Earlier this week, the Midwest got absolutely pummeled by a powerful derecho. But the impacts were most severe in Iowa where winds cranked to 112 mph and torrential rain fell. Now, it’s becoming clear it was a disaster for farmers’ corn and soy fields that were flattened by the destructive storm.
The damage comes at a time when farmers won’t be able to replant. That could lead to massive losses across the region just a year after devastating floods that wiped out a number of farmers.
Derechos are a fast moving series of thunderstorms that can bring widespread destruction, and this week’s storm was an unfortunately all-too-real example. The winds killed at least two people, knocked over trees and power lines, and also damaged millions of acres of crops. The storm arrived as the region was slipping into drought.
“We were in desperate need of moisture here, since we were at 25% of normal rainfall for the month of July,” said Ted Hamer, a corn and soybean farmer in Traer, Iowa, on the northern edge of the storm. On Monday morning, meteorologist Ed Vallee of Empire Weather called Hamer and let him know he’d be getting that rainfall, but with a big price.
The derecho’s winds knocked over much of Hamer’s corn crop, and snapped some of it off from the ground. Corn is generally harvested in early October, meaning the fields were nowhere near ready.
“The problem is, the corn was not mature yet,” he said. “We’re still going to take it to the harvesting machine and it’s still going to get blended in with the corn that is mature, but that’s going to lead to all kinds of storage quality issues and quality with the grain.”
The corn that didn’t snap from the ground will also pose problems. Usually, corn can be harvested in multiple directions with a combine harvester. But since it’s now lying flat on its side, it may only be able to be harvested in one direction. That will slow down the harvest, costing Hamer more time and resources. Some of the bins Hamer uses to store grain were also torn apart by the ferocious winds, adding more headaches.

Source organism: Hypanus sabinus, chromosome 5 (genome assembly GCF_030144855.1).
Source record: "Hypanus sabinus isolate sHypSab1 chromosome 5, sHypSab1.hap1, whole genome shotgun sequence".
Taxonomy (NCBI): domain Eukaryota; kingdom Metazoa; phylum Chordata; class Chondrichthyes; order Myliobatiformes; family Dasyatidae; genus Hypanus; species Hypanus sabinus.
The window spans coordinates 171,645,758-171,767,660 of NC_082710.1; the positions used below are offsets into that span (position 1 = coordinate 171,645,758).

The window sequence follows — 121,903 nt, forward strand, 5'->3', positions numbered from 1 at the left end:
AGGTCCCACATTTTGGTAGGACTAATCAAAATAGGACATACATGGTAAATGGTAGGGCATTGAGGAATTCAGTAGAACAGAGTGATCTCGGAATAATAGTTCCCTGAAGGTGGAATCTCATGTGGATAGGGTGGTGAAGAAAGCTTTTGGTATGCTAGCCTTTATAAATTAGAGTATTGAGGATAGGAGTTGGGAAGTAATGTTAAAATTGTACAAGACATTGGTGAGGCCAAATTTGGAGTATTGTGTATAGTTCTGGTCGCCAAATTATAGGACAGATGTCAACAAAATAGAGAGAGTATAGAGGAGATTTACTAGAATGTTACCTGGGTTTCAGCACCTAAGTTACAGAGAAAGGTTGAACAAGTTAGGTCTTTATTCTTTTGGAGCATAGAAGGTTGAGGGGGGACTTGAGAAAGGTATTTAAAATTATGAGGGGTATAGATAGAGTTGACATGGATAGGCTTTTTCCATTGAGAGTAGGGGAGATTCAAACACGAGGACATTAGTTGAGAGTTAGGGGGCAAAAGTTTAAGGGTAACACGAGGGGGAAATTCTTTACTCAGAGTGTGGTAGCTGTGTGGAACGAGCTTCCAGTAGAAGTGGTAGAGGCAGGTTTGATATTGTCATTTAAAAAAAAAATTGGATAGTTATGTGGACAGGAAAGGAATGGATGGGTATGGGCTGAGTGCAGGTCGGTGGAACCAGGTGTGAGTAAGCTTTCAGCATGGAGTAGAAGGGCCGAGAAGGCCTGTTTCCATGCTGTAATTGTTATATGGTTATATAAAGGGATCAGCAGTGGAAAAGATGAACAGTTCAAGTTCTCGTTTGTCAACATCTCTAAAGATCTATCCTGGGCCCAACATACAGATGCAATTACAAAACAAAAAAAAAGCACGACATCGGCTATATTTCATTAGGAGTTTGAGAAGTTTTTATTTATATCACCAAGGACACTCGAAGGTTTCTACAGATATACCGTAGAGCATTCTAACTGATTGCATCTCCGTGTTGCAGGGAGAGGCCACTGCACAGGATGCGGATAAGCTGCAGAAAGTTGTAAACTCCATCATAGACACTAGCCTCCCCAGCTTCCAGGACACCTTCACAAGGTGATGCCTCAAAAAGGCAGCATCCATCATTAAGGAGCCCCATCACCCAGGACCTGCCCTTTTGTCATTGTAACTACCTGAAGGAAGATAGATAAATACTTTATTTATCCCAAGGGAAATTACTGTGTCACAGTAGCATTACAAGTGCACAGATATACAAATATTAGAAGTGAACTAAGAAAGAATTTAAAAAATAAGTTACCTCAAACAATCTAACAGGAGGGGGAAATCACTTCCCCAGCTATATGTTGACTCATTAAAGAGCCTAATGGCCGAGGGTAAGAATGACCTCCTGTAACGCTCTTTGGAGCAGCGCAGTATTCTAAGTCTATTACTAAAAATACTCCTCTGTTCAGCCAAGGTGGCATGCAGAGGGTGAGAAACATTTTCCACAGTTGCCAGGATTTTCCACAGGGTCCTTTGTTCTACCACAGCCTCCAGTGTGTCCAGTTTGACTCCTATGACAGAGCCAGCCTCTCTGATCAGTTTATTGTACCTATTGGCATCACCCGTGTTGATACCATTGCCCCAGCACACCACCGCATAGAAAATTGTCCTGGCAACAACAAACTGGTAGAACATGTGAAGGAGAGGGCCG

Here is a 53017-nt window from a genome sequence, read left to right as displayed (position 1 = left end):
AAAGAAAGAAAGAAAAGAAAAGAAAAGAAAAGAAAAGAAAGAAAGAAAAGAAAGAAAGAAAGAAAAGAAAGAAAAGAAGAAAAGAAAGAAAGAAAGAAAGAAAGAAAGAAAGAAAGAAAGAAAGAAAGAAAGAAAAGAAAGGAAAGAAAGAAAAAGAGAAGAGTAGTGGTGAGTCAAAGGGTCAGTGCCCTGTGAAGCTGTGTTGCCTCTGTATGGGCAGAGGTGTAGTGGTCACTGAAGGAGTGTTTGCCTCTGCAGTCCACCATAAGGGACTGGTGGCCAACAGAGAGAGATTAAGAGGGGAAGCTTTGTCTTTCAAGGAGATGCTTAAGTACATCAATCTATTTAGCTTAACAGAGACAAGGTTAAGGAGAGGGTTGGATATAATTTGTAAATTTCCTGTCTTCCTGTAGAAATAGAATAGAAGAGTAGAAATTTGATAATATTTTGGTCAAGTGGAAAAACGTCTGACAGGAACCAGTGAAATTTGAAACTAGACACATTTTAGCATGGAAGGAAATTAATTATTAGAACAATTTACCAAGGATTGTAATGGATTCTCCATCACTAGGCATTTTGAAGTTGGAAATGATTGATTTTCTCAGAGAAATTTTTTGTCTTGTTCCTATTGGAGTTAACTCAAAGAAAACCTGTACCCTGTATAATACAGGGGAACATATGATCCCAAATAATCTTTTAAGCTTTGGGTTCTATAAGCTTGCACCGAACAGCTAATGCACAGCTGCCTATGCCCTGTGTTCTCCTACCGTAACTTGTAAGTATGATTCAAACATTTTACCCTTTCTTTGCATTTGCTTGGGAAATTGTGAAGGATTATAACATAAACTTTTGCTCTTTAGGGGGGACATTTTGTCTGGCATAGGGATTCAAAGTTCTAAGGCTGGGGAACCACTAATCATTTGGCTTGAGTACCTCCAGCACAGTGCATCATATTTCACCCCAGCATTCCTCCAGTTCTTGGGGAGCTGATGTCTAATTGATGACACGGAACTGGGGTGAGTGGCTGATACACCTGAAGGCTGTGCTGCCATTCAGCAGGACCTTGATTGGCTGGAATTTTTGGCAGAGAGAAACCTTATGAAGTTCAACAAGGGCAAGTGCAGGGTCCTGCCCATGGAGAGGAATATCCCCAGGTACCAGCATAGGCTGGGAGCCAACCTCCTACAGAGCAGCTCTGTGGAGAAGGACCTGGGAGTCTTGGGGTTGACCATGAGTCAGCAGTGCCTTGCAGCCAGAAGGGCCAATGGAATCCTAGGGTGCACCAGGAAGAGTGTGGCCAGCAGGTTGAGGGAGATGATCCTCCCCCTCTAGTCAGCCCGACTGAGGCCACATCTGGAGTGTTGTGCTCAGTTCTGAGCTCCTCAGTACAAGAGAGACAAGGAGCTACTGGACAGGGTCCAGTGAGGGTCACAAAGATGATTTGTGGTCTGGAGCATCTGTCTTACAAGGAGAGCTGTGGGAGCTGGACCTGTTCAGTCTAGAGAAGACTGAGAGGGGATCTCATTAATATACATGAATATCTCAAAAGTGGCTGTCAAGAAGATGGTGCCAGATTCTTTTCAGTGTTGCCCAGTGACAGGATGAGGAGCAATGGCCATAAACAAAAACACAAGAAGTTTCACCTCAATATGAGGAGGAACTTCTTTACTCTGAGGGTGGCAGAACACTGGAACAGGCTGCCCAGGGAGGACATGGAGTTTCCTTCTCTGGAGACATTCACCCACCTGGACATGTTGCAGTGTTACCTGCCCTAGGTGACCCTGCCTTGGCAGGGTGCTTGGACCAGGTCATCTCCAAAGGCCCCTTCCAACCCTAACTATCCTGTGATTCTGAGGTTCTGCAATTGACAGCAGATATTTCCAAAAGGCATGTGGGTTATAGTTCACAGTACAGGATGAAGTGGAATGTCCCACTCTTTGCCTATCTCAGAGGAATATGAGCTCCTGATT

Iowa is home to a $10 billion agricultural industry, much of which is made up of corn and, to a lesser extent, soybeans. Before the derecho, the U.S. Department of Agriculture was expecting a record national corn crop this year of 15.3 billion bushels harvested from about 84 million acres, 18% of which was set to come from Iowa.
But the state’s agricultural industry has now suffered a severe blow: Iowa Governor Kim Reynolds estimated on Tuesday that up to 43% of the state’s cropland—an estimated 10 million acres—was hit by the derecho. Economists are still trying to determine what all of this will cost the state’s farm industry.
“It is still too early to put a value to the damages caused by the derecho in Iowa,” Alejandro Plastina, an Iowa State University economist, said in an email. “We have a big network of people trying to collect reports from all corners of the state to come up with an aggregate estimate.”
It’s not uncommon for wind storms to pass through Iowa, but this one was no ordinary occurrence. The U.S. hasn’t seen a derecho anywhere near this magnitude since late June 2012, when a severe one formed in the Midwest and ravaged some 700 miles of land in just 12 hours. They’re particularly scary because they’re difficult for meteorologists to forecast until just a few hours before they take affect, compared to the long lead time of hurricanes. That was the case with this storm, which was notable for a number of reasons.
“These storms do occur most summers, but the length of its path and the widespread gusts were very rare and very impactful with wind damage, which is why it has garnered so much attention,” said Vallee, the meteorologist who was in touch with Hamer.
It’s not clear if derechos will become stronger or more frequent due to the climate crisis. But it is likely that as the world warms, areas further north and south, closer to the poles will see more these storm events more often. They’re also far from the only climate concern for farmers. The floods last year were driven by extreme precipitation, which has become worse due the climate crisis. They were so severe, they caused nearly $11 billion in damage and scoured topsoil from fields that could lead to a decades-long recovery.